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Hush...
Ten bedtime snacks
for the soul
Rubin Naiman, PhD
Clinical Assistant Professor of Medicine
University of Arizona C...
We don’t get sleep because
we don’t ‘get’ sleep.
Our definitions of sleep are largely negative, that
is, they tell us what ...
Approaching sleep in a mechanistic
manner will only dampen it’s
pleasure. It’s especially helpful to be
mindful of our lov...
Sleep is the slippery, downhill
side of the day. We cannot
intentionally go to sleep. We can
only slip, slide or fall into...
Our nightstands express our prevailing
beliefs about sleep. If sleep is a nightly
get-away, then the nightstand is the
ove...
Dreaming is critical for learning and
memory. Dreams also play a key role
in the regulation of our feelings and
moods and ...
Any number of psychological,
medical or environmental factors can
draw us back to waking from sleep.
We may be aware of th...
Viewing sleep solely through
our waking world eyes is like
trying to observe darkness by
using a flashlight. Sleep is best
...
Tips for obtaining better sleep
abound. But the common
presumption that we can simply
tinker and tweak our way to
good sle...
9
Children learn more from what they
observe than from what they are told.
They learn basic lessons about sleep
from obser...
If water is a universal symbol of the
unconscious, sleep is the liquid
substrate of our lives. We can sink
into it, yet it...
www.drnaiman.com ~ Hush is available at Amazon.com
HUSH draws on the latest sleep science
to take us deeper, exploring sle...
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HUSH: Ten Bedtime Snacks for the Soul

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A body-mind-spirit approach to sleep and dreams...

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HUSH: Ten Bedtime Snacks for the Soul

  1. 1. Hush... Ten bedtime snacks for the soul Rubin Naiman, PhD Clinical Assistant Professor of Medicine University of Arizona Center for Integrative Medicine Director, Circadian Health Associates Tucson, Arizona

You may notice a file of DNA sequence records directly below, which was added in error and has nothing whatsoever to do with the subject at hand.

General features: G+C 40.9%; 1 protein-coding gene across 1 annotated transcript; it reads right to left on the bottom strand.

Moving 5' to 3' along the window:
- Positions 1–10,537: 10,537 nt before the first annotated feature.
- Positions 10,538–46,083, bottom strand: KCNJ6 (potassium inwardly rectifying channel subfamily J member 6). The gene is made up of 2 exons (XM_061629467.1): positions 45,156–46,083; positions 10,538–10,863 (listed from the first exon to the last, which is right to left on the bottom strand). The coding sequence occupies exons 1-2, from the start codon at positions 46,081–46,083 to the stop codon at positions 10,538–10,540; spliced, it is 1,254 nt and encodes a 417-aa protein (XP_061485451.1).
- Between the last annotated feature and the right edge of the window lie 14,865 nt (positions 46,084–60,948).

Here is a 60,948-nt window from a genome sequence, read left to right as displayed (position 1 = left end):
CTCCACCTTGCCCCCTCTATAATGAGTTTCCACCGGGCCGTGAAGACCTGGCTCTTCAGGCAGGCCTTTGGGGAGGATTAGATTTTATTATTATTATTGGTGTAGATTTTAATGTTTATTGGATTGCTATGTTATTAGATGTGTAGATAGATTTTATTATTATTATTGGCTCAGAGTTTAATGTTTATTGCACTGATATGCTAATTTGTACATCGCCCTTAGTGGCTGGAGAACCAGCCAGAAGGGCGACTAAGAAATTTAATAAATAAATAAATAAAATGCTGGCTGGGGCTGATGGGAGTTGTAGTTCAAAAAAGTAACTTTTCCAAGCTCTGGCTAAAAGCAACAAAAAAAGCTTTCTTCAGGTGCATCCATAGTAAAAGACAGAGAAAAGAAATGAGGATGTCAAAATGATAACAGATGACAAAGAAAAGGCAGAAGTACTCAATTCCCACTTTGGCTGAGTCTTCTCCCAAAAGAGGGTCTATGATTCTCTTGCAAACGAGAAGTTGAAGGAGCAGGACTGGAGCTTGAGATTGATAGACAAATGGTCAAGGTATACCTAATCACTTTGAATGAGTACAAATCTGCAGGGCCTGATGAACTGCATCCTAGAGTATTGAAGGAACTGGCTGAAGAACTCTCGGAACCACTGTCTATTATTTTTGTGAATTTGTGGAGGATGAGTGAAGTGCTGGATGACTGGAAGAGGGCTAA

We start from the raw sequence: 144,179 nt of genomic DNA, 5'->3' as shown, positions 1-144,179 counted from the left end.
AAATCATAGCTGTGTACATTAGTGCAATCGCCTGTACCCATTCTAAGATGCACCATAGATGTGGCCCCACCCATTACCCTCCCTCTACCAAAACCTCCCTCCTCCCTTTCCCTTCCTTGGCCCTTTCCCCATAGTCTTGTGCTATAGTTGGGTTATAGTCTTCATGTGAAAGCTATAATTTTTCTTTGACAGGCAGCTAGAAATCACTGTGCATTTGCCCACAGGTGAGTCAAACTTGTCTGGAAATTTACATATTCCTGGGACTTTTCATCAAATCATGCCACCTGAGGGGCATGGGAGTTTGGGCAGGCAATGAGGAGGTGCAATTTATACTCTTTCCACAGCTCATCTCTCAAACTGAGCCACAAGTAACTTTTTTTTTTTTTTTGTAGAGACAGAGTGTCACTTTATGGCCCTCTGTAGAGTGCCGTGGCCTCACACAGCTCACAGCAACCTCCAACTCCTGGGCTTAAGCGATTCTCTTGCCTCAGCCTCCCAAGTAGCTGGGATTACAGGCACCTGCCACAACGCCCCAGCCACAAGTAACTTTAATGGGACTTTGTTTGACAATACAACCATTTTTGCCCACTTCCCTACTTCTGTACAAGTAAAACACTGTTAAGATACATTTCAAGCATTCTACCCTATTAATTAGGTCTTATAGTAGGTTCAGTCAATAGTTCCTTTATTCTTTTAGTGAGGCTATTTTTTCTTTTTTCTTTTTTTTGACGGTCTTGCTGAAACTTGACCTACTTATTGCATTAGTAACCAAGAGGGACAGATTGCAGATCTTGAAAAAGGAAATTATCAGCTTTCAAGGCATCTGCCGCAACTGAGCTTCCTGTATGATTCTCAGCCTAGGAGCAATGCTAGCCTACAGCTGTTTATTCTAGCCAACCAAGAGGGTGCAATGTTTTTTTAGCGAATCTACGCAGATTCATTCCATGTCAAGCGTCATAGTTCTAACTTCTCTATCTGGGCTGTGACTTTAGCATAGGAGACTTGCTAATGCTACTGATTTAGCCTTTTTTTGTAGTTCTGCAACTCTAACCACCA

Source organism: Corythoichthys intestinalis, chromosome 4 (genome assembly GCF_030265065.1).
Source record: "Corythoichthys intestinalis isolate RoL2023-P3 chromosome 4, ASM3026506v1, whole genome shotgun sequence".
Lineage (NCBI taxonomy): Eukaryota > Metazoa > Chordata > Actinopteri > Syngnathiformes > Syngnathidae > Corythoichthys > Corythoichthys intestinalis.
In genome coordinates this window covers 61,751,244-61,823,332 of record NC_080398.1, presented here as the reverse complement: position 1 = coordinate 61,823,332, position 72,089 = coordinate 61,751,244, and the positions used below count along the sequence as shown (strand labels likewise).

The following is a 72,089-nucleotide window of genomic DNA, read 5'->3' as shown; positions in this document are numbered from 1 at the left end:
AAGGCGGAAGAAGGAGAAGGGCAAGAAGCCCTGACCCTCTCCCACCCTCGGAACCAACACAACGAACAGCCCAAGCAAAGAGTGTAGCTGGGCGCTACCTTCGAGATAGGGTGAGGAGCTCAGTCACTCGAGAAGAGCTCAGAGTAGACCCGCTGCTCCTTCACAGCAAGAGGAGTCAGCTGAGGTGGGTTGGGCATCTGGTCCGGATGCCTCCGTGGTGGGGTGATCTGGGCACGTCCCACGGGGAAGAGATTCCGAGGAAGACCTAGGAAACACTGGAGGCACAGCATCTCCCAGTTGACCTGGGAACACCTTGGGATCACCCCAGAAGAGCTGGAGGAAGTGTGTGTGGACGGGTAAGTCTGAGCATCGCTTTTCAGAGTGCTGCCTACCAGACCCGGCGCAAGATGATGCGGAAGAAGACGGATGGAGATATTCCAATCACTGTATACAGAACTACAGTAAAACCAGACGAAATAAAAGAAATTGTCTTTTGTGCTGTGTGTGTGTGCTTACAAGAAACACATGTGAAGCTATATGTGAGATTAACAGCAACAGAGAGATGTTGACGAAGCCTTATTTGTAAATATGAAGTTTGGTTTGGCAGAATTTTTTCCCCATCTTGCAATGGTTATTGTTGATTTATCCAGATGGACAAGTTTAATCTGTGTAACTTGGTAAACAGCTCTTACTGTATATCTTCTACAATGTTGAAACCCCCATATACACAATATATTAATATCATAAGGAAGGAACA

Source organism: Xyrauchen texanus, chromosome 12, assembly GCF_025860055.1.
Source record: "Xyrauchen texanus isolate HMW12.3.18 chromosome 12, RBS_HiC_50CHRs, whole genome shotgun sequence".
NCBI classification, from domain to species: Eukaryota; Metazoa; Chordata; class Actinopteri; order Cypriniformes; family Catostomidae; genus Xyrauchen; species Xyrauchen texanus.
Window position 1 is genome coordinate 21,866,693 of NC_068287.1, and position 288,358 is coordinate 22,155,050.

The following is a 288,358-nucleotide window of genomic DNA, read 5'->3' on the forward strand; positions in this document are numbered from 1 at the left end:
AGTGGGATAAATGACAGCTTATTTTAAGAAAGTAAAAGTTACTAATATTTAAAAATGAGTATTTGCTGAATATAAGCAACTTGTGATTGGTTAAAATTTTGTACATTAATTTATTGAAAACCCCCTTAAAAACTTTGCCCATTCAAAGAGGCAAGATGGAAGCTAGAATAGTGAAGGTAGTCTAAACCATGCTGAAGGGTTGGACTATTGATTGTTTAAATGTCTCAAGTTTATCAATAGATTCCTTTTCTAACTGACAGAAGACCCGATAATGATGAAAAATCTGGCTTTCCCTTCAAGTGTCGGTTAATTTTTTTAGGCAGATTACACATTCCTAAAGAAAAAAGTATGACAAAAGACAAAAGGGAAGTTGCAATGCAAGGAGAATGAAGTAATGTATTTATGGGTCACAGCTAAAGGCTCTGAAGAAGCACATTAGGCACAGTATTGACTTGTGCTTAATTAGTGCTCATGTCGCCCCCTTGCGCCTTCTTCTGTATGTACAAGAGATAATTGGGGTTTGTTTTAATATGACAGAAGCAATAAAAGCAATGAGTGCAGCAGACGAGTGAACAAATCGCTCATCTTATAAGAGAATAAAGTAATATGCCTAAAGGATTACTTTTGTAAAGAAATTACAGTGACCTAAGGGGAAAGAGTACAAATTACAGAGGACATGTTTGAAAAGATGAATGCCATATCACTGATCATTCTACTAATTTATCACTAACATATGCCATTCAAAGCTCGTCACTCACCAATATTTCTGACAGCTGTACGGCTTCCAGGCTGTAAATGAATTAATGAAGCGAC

2. 2. We don’t get sleep because we don’t ‘get’ sleep. Our definitions of sleep are largely negative, that is, they tell us what sleep is not. In the same way we naively think of health as the absence of disease, we think of sleep as the absence of waking or the absence of consciousness. Knowing what sleep is not doesn’t tell us what it is. But “getting” that sleep is a mystery is an essential step toward getting sleep. 1
  3. 3. Approaching sleep in a mechanistic manner will only dampen it’s pleasure. It’s especially helpful to be mindful of our love of sleep before we get into to bed with it. There is no better way of doing this than by establishing a personal pre-sleep ritual. Ordinary bedtime routines can be transformed into enjoyable bedtime rituals simply by enacting them mindfully -- by imbuing a sense of meaning into them. Going to sleep without ritual is like making love without foreplay. 2 Morpheus, the god of dreams
  4. 4. Sleep is the slippery, downhill side of the day. We cannot intentionally go to sleep. We can only slip, slide or fall into it. We slip out of waking and we fall -- which is suggestive of an accident – asleep. Evening rest and relaxation make us accident-prone. From the perspective of waking falling asleep is an accident. 3
  5. 5. Our nightstands express our prevailing beliefs about sleep. If sleep is a nightly get-away, then the nightstand is the overnight bag we carry along with us. Are the items in and around our nightstands conducive to a surrender to sleep? Or, do they tether us to the waking world ? Our nightstands are a clear reflection of our stance toward night. 4